I’ve been rather MIA this month, I see. The past three-plus weeks have been filled with late nights of working in the lab, working of patients’ charts, writing lists of what I’m supposed to be doing on clinic and trying to semi-memorize them so I (hopefully) sort of look like I know what I’m doing, studying for exams, and on and on. In the midst of it all, I haven’t forgotten about my forlorn little blog; rather, I’ve been thinking a lot about it but am consistently without the time to actually add to it.
There’s less of an academic workload for this quarter but much more patient interaction than before, than ever, really. I’m a natural introvert who recharges when I have some time alone. On the other hand, I do enjoy working with people as patients but it definitely is a draining experience for my introvert core, especially at the start of this steep learning curve on clinic. All this patient interaction is a wonderful learning experience, yet I’m left craving sleep and becoming more even more exhausted the following day.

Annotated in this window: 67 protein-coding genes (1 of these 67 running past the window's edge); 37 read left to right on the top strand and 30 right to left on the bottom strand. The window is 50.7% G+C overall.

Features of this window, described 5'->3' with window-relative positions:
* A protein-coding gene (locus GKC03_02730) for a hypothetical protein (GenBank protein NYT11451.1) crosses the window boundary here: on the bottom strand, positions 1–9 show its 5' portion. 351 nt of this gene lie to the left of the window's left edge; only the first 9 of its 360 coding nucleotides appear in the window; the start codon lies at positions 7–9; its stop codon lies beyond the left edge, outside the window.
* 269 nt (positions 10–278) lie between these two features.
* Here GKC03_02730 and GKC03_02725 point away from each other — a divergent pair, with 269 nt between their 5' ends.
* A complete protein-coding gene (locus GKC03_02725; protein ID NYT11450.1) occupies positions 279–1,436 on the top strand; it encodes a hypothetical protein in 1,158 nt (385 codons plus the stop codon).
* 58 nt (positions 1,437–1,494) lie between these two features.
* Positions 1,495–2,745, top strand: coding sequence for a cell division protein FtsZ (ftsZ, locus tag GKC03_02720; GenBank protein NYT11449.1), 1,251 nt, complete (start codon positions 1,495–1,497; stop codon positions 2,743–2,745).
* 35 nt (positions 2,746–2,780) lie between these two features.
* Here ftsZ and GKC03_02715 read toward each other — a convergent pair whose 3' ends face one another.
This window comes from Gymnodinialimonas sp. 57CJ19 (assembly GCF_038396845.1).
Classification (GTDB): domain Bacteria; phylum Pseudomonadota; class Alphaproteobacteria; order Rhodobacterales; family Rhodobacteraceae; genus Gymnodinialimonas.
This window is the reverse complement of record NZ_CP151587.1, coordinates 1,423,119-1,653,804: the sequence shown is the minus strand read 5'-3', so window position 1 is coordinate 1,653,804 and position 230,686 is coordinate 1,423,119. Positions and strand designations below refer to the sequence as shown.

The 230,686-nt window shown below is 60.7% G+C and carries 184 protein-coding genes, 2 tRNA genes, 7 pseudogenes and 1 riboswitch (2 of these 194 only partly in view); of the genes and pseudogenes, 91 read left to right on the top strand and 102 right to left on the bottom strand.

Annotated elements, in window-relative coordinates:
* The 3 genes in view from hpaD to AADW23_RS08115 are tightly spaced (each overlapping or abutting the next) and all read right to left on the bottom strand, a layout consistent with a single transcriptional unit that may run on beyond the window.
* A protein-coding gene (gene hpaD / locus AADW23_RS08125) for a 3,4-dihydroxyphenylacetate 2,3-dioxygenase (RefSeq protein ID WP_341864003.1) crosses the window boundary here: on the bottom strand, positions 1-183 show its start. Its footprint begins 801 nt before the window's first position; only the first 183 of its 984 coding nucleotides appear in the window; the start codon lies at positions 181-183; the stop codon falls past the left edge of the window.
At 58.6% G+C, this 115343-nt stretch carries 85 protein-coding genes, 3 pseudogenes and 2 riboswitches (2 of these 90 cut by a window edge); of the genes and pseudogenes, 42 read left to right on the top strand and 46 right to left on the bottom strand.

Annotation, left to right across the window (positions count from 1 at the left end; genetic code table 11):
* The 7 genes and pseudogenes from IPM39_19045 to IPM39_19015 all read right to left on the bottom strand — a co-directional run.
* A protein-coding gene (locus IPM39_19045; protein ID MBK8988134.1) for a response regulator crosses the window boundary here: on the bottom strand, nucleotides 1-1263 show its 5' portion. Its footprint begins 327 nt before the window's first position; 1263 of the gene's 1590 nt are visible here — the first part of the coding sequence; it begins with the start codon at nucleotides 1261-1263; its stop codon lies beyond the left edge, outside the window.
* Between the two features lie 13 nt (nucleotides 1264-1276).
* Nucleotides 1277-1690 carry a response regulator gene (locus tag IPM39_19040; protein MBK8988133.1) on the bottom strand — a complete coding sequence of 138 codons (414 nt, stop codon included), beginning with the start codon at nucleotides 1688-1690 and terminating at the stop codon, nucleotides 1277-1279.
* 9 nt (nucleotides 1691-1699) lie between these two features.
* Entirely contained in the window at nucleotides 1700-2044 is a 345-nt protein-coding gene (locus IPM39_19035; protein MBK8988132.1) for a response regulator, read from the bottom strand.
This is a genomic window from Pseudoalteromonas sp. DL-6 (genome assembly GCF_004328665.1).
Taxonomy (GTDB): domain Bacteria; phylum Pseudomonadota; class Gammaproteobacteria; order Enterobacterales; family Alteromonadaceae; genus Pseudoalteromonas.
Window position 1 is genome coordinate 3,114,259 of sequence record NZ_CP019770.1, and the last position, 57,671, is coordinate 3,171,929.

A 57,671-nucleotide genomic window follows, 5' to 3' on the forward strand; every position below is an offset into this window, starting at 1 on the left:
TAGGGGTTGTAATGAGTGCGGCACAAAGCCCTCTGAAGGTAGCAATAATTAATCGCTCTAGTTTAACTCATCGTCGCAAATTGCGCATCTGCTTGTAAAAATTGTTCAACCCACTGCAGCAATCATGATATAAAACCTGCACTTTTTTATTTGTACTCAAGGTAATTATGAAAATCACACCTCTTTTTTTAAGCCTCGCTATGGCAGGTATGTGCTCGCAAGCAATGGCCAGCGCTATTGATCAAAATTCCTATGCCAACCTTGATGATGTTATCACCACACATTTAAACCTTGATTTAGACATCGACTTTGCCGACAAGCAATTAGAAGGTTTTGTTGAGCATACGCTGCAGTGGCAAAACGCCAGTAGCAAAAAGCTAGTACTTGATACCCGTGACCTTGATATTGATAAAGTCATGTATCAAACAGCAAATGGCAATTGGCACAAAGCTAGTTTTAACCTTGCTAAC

I remember my first day of clinicals when I was going to school for medical radiography. I was thrown into the ER with two other classmates. The first case of the day that I helped out with? A dislocated hip from a snowboarding incident that occurred the night before. Poor guy was groaning; everything we did hurt and legitimately so. Thus was the start of one of the busiest 8-hour shifts the technologists said they had ever had in the ER.
When I got home at about 4 pm, I fell asleep on the couch soon after with a TV blaring beside my head (someone else was watching) and was completely dead to the world for a couple of hours. I was so drained from mentally trying to navigate such a new situation that dealt with people interaction, one that is not natural to me, that it took a physical toll on my body.
Ever since that first experience of taking care of patients, being responsible for someone else’s well-being, interacting someone who could be nice or yelling at you or saying you’re cute and asking for your number, I’ve realized that I’ll always hit this huge wall of adapting to deal with people in new experiences. All I can do is keep moving, keep showing up, keep trying, because I know that everything will even out and that I’ll regain my sanity and restful nights back sooner or later.
I just need to keep marching along, along.